Saturday, August 1, 2015
Dear High Desert Neighbor.
Almost six years ago I moved to Joshua Tree. Everyone thought I was retired, and it was in a way a forced retirement. Everything I had known was complete and that old life finished. Retirement was not something I see for myself. I had no idea what I would do next. Over the years, I fumbled around trying one thing after another. I photographed, painted, wrote, did some healing work and overall searched for the next destination on my path.
The Morongo Basin Community has supported my search. Laural Seidel and Frank Mezget at the Glass Outhouse gave me the opportunity to show my work. Valerie Meyer at Rainbow Stew has been a great supporter. Jill Lust from Sweet Digs, which I am so sorry is no longer there, showed my photographs. My friend Cheryl Montelle gave me the opportunity to tell my story at Desert Stories. Gretchen Grunt at the 29 Palms Creative Arts Center and Jenny Qaqundah at the Grateful Desert has stood by me even when there was little gain for them. Stacey Moore, the editor of the Hi-Desert Star, has continuously published my articles. My friends Steve and Sarah Bardwell opened their home to me and my art. Jim Berg and Fredrick Fulmer, whose hearts are as big as this entire Basin, have introduced me to artists and encouraged me to tell their stories. They have brought artists to this desert from all of the world, enriching the artist lives and ours.
I understand there is no destination and for me, there is no one thing. All of it makes up the total of me. The beautiful and strange hand of the universe moved me to the High Desert, to a place that is made up of people that are similar. We are a community of seekers, finders, believers and creators. It is a place where people come to live their dreams. Sometimes that is very difficult and in those times we all forget why we’re here. That knowledge can return like the lightning that flashed through the sky during our rare and beautiful storm the other day. Maybe it lasts only for a moment as we move on to other places and maybe it simply embraces us right where we are. We are in a place that is sacred, beautiful, difficult, challenging and in the greatest sense of the word, home.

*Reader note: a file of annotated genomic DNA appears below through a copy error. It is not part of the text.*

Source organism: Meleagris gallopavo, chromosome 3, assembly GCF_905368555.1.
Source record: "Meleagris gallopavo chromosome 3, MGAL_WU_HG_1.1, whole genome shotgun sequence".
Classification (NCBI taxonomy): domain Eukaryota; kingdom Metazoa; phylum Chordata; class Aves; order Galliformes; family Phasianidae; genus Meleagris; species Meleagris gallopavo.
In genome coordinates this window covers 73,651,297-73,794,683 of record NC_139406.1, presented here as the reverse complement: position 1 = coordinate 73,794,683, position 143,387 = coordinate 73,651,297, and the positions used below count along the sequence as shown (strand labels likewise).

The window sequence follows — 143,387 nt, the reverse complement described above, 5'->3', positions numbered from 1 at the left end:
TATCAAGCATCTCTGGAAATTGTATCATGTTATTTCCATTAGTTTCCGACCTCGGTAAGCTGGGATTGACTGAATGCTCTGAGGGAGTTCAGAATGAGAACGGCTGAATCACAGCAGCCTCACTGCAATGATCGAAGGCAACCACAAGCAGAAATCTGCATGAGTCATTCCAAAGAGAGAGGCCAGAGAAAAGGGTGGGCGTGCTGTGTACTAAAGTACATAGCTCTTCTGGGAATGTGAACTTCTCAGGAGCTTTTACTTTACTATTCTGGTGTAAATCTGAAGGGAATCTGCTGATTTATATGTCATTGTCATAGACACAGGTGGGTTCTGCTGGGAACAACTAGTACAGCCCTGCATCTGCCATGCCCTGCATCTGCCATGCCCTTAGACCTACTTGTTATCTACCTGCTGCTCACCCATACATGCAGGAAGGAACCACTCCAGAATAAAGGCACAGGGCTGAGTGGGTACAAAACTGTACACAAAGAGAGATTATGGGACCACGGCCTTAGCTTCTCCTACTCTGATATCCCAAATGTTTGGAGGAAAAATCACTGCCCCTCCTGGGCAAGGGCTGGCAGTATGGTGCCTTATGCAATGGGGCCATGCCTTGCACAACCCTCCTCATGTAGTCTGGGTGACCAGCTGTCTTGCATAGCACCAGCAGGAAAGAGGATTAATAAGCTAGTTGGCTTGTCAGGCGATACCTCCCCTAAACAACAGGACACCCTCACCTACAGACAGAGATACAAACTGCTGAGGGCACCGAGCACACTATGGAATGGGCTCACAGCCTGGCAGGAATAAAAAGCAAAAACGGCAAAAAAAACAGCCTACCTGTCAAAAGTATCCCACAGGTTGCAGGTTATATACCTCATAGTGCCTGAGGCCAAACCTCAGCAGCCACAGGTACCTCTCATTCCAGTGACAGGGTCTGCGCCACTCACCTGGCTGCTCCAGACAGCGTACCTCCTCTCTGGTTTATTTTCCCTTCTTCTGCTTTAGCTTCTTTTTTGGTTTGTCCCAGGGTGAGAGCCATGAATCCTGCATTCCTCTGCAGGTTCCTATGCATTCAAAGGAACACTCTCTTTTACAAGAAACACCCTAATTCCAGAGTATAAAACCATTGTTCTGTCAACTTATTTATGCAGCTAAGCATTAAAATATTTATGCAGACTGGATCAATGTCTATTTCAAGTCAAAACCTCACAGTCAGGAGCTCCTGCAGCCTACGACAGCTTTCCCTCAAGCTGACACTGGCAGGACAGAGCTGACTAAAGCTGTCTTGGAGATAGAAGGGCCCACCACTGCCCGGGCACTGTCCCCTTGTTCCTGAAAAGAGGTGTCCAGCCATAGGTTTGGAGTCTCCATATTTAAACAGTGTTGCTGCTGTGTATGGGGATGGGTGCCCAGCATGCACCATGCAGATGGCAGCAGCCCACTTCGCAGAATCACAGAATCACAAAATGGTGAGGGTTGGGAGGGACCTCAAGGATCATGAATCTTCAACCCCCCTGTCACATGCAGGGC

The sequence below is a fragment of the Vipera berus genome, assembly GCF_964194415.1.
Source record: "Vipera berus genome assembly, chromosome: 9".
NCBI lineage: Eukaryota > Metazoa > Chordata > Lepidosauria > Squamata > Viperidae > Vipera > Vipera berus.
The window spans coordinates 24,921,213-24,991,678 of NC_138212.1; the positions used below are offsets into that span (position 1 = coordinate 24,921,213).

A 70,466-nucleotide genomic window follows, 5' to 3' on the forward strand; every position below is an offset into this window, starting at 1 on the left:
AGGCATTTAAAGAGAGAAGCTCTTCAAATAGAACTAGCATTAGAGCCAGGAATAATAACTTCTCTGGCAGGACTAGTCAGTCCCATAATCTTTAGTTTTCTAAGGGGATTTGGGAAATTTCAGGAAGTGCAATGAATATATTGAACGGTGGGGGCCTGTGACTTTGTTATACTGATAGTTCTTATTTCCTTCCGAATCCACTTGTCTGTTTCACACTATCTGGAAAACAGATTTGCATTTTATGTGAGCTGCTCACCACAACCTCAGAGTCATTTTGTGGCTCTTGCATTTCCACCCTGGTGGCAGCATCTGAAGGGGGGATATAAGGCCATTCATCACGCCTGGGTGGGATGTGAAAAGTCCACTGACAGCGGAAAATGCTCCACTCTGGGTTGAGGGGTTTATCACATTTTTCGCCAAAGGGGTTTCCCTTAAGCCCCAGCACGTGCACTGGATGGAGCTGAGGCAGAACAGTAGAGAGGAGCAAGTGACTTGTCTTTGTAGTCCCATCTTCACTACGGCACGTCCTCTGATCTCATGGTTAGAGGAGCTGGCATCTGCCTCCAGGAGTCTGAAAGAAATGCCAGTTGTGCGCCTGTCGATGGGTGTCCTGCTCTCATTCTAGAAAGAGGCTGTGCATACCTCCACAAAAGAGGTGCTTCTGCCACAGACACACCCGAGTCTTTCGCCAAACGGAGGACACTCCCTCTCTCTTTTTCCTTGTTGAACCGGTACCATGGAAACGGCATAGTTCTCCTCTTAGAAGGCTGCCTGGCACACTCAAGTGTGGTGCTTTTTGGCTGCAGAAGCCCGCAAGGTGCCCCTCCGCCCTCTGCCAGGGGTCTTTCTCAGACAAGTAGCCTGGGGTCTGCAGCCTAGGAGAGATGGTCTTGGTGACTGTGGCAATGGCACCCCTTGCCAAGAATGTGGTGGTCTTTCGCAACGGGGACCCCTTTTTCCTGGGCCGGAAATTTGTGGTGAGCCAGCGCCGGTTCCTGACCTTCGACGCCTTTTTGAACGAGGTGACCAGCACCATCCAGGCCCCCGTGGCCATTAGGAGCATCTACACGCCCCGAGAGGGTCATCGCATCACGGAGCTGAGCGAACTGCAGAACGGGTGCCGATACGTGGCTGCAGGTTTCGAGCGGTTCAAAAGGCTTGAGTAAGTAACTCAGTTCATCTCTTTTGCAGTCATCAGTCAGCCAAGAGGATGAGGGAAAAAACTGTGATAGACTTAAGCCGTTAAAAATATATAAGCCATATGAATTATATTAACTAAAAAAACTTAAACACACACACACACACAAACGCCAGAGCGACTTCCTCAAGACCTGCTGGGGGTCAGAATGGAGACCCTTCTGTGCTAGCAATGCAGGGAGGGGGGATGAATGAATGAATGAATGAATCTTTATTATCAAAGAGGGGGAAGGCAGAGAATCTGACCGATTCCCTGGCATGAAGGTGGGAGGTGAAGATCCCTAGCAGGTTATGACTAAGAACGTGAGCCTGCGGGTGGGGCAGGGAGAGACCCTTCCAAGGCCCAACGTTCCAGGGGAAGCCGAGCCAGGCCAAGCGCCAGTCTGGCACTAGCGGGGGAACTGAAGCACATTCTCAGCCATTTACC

I so appreciate the spirit of the people that find themselves here. You are all so brave, passionate and determined. I have seen your spirit shine on one newcomer after another. My first week here, I took a Yoga class at Instant Karma. The owner, Clea Benson, welcomed me and said, “It is so good to have you here.”
Morongo Basin, you’re an amazing community. Your non-profits, your art residencies, your personals goals and projects all reflect the depth of humility, your compassion, and strength. I have seen one resident after another open their door and extend a helping hand to a neighbor in need. Your commitment to the land and to encouraging others to live an artful and conscious life is admirable. Transitions, The Morongo Basin Land Trust, the Joshua Tree Highlands Residency, Mil-Tree, Harrison House, all non-profits. There are many more, but these are the ones I have been involved with or written about.
So many of you have given me your stories, and that is a gift I will always hold dear. You have allowed me into your homes to photograph you. I cherish the faces I see in those photos. Morongo Basin, I turn the light you shine on others, right back on you.
San Diego – reflections of city life, California, comfort, people in the streets, farmers markets and beautiful weather.
Route 62 Diner – Nostalgia, good food and friendly service. The High-desert charm mingles with old cars, the owners New York accent and a good BLT.